Central Park in the fall with autumn leaves

Bats Seen Falling to the Ground in Central Park

During the last month, bats have been falling to the ground in Central Park. As a result, the Park Department is asking visitors to be on the lookout and alert park rangers if they find a bat on the ground.

Why are bats falling to the ground?

In the fall, bats sometimes go into shock before hibernation due to the sudden change in their surrounding temperature. The NYC parks department advised: “It gets too cold for their muscles, and their activity slows. As temps rise throughout the day, so will their body temperature.”

Why are these bats not in hibernation?

According to the Central Park Conservancy, the most common bats in Central Park are tree-roosting bats such as the Hoary Bat, Eastern Red Bats, and Silver-Haired Bats. All three of these species are migratory, so instead of hibernating where they are, they usually travel South to a warmer climate for the winter. As a result, they may be found in New York during the summer, or during migration, they may pass through New York on their way South. 

What should you do if you see a bat on the ground?

If you see a bat on the ground, your instinct may be to try to pick it up or see if it is alive. However, we advise you to follow the Parks Department’s direction and not touch the bat.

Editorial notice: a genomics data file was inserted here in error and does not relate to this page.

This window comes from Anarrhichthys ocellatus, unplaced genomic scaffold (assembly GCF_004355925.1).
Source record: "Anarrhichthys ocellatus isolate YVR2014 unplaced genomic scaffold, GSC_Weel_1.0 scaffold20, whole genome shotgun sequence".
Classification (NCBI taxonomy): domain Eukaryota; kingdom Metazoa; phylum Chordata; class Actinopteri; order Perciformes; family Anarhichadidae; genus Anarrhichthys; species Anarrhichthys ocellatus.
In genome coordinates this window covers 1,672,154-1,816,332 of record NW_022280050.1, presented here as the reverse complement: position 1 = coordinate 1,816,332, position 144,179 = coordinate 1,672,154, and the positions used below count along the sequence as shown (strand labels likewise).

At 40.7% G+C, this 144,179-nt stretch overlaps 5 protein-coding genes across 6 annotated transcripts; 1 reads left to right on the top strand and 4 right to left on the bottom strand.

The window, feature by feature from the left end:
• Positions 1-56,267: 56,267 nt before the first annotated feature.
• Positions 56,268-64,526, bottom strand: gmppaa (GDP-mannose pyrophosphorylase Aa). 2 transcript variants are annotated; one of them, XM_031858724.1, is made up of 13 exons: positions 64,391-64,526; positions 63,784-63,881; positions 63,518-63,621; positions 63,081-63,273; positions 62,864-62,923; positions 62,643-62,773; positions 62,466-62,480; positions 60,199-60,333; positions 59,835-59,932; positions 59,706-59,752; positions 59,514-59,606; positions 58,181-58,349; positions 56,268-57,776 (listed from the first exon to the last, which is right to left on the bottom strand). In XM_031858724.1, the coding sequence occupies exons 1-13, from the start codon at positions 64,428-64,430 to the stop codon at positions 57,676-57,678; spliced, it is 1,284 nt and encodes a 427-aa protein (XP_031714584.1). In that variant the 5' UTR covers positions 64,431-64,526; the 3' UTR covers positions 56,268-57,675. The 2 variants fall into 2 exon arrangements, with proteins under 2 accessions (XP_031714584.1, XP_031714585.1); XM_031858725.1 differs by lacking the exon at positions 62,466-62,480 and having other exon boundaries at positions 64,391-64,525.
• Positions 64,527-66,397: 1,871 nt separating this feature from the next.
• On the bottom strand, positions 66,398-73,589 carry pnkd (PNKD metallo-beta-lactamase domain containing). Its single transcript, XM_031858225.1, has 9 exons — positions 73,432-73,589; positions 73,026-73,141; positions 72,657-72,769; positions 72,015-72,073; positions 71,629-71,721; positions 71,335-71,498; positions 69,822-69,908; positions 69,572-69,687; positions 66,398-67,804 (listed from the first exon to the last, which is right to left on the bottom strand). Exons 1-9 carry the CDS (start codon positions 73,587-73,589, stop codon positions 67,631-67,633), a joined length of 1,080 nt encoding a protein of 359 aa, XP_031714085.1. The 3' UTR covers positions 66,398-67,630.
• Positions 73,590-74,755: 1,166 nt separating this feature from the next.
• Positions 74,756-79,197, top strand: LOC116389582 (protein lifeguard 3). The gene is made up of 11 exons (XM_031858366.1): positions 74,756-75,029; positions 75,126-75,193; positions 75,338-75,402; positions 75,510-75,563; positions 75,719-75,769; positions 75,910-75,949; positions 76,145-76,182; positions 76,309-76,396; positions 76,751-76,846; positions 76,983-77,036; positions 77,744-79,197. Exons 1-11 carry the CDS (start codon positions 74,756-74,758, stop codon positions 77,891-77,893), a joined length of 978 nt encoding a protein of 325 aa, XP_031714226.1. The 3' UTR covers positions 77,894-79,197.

A bat could be on the ground for different reasons. Often, a bat on the ground is sick or injured. Bats found on the ground may test positive for rabies. Therefore you should avoid direct contact with the bat if possible. If you touch the bat, it may bite you in self-defense, and you would need to seek urgent medical advice and likely require post-exposure rabies shots. Every year, bats test positive for rabies in all US states except Hawaii. Therefore, regardless of your state, it is vital to be cautious around bats and other wild animals. Follow these guidelines:

Image of bat with warning
Often bats found on the ground are sick or injured. Do not handle them with your bare hands.
  • If you are in Central Park or another public park – alert the Park Rangers. Central Park tweeted “rangers are equipped to help a bat in need.” 
  • If you are in another public place – you should contact your local animal control or licensed wildlife rehabilitation center. 
  • If you find a bat in your yard – do not touch it. Only a trained and vaccinated person should attempt to care for a bat. We recommend contacting wildlife rehabilitators or animal control. Bats live in colonies, so many more bats will likely be nearby. Therefore, we recommend you keep alert for any indications that bats could be living in your property. 

If you suspect you may have bats roosting in your residential or commercial property, please contact your local bat removal company today for advice. We are here to help.

Your Local Bat Removal Expert,

Michael Koski

Get Bats Out Owner and President Michael Koski

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